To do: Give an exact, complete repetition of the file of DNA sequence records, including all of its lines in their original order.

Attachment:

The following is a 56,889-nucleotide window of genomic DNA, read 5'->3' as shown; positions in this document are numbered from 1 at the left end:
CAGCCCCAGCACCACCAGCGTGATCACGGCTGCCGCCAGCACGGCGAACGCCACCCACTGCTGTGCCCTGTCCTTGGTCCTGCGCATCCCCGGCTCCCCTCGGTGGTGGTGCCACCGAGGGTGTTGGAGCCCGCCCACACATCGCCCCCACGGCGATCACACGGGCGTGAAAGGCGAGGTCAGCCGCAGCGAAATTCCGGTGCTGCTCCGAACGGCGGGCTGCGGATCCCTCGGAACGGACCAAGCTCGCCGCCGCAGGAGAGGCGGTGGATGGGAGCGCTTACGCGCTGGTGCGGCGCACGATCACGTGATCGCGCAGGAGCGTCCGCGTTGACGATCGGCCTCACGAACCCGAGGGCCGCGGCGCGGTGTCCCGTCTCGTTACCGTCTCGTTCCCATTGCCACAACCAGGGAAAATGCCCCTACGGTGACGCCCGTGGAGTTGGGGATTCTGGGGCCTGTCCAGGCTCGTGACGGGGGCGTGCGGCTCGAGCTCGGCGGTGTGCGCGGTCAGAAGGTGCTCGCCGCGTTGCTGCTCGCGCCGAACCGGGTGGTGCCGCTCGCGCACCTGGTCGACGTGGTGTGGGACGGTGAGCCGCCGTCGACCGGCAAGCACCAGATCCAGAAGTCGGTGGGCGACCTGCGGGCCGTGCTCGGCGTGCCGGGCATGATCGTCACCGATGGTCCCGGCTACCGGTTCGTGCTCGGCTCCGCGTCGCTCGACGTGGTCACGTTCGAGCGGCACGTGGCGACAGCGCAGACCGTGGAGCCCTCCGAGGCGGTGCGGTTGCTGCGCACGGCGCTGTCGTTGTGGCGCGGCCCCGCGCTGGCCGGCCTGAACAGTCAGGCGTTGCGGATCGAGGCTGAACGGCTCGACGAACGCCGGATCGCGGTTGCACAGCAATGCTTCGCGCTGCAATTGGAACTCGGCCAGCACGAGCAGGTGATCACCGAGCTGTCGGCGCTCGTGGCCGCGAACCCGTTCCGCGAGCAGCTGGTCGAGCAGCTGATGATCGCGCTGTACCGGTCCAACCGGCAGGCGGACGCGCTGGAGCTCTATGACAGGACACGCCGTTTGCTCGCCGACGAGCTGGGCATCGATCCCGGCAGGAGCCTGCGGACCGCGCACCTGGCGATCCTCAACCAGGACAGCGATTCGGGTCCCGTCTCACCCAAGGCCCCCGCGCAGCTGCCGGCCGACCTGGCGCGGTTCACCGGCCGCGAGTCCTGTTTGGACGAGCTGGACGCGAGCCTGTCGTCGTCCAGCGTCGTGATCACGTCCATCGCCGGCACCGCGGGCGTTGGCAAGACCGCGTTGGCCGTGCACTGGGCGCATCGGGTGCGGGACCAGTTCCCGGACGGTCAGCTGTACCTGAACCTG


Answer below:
The following is a 56,889-nucleotide window of genomic DNA, read 5'->3' as shown; positions in this document are numbered from 1 at the left end:
CAGCCCCAGCACCACCAGCGTGATCACGGCTGCCGCCAGCACGGCGAACGCCACCCACTGCTGTGCCCTGTCCTTGGTCCTGCGCATCCCCGGCTCCCCTCGGTGGTGGTGCCACCGAGGGTGTTGGAGCCCGCCCACACATCGCCCCCACGGCGATCACACGGGCGTGAAAGGCGAGGTCAGCCGCAGCGAAATTCCGGTGCTGCTCCGAACGGCGGGCTGCGGATCCCTCGGAACGGACCAAGCTCGCCGCCGCAGGAGAGGCGGTGGATGGGAGCGCTTACGCGCTGGTGCGGCGCACGATCACGTGATCGCGCAGGAGCGTCCGCGTTGACGATCGGCCTCACGAACCCGAGGGCCGCGGCGCGGTGTCCCGTCTCGTTACCGTCTCGTTCCCATTGCCACAACCAGGGAAAATGCCCCTACGGTGACGCCCGTGGAGTTGGGGATTCTGGGGCCTGTCCAGGCTCGTGACGGGGGCGTGCGGCTCGAGCTCGGCGGTGTGCGCGGTCAGAAGGTGCTCGCCGCGTTGCTGCTCGCGCCGAACCGGGTGGTGCCGCTCGCGCACCTGGTCGACGTGGTGTGGGACGGTGAGCCGCCGTCGACCGGCAAGCACCAGATCCAGAAGTCGGTGGGCGACCTGCGGGCCGTGCTCGGCGTGCCGGGCATGATCGTCACCGATGGTCCCGGCTACCGGTTCGTGCTCGGCTCCGCGTCGCTCGACGTGGTCACGTTCGAGCGGCACGTGGCGACAGCGCAGACCGTGGAGCCCTCCGAGGCGGTGCGGTTGCTGCGCACGGCGCTGTCGTTGTGGCGCGGCCCCGCGCTGGCCGGCCTGAACAGTCAGGCGTTGCGGATCGAGGCTGAACGGCTCGACGAACGCCGGATCGCGGTTGCACAGCAATGCTTCGCGCTGCAATTGGAACTCGGCCAGCACGAGCAGGTGATCACCGAGCTGTCGGCGCTCGTGGCCGCGAACCCGTTCCGCGAGCAGCTGGTCGAGCAGCTGATGATCGCGCTGTACCGGTCCAACCGGCAGGCGGACGCGCTGGAGCTCTATGACAGGACACGCCGTTTGCTCGCCGACGAGCTGGGCATCGATCCCGGCAGGAGCCTGCGGACCGCGCACCTGGCGATCCTCAACCAGGACAGCGATTCGGGTCCCGTCTCACCCAAGGCCCCCGCGCAGCTGCCGGCCGACCTGGCGCGGTTCACCGGCCGCGAGTCCTGTTTGGACGAGCTGGACGCGAGCCTGTCGTCGTCCAGCGTCGTGATCACGTCCATCGCCGGCACCGCGGGCGTTGGCAAGACCGCGTTGGCCGTGCACTGGGCGCATCGGGTGCGGGACCAGTTCCCGGACGGTCAGCTGTACCTGAACCTG